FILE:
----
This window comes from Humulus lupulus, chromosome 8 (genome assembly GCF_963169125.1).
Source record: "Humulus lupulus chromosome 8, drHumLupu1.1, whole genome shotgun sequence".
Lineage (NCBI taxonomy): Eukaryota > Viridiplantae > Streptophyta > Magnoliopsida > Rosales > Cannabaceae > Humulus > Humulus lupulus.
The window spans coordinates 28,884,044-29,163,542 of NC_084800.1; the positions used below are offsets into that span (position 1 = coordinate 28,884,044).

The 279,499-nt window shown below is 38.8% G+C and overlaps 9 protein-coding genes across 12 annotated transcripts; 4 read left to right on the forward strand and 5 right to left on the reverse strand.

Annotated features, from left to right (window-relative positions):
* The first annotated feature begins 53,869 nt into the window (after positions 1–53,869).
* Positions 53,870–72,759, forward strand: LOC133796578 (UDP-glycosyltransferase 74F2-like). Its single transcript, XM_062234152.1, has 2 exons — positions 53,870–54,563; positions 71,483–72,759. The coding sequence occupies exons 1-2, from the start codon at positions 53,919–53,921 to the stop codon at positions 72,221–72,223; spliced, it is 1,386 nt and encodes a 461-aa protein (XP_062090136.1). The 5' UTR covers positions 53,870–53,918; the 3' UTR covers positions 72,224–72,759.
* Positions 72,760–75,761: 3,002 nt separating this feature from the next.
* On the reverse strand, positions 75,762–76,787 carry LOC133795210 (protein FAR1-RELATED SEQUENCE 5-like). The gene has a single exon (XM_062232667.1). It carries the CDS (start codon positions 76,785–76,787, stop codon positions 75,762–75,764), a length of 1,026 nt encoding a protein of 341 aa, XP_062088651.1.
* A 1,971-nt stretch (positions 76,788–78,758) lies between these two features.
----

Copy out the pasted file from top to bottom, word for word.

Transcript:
This window comes from Humulus lupulus, chromosome 8 (genome assembly GCF_963169125.1).
Source record: "Humulus lupulus chromosome 8, drHumLupu1.1, whole genome shotgun sequence".
Lineage (NCBI taxonomy): Eukaryota > Viridiplantae > Streptophyta > Magnoliopsida > Rosales > Cannabaceae > Humulus > Humulus lupulus.
The window spans coordinates 28,884,044-29,163,542 of NC_084800.1; the positions used below are offsets into that span (position 1 = coordinate 28,884,044).

The 279,499-nt window shown below is 38.8% G+C and overlaps 9 protein-coding genes across 12 annotated transcripts; 4 read left to right on the forward strand and 5 right to left on the reverse strand.

Annotated features, from left to right (window-relative positions):
* The first annotated feature begins 53,869 nt into the window (after positions 1–53,869).
* Positions 53,870–72,759, forward strand: LOC133796578 (UDP-glycosyltransferase 74F2-like). Its single transcript, XM_062234152.1, has 2 exons — positions 53,870–54,563; positions 71,483–72,759. The coding sequence occupies exons 1-2, from the start codon at positions 53,919–53,921 to the stop codon at positions 72,221–72,223; spliced, it is 1,386 nt and encodes a 461-aa protein (XP_062090136.1). The 5' UTR covers positions 53,870–53,918; the 3' UTR covers positions 72,224–72,759.
* Positions 72,760–75,761: 3,002 nt separating this feature from the next.
* On the reverse strand, positions 75,762–76,787 carry LOC133795210 (protein FAR1-RELATED SEQUENCE 5-like). The gene has a single exon (XM_062232667.1). It carries the CDS (start codon positions 76,785–76,787, stop codon positions 75,762–75,764), a length of 1,026 nt encoding a protein of 341 aa, XP_062088651.1.
* A 1,971-nt stretch (positions 76,788–78,758) lies between these two features.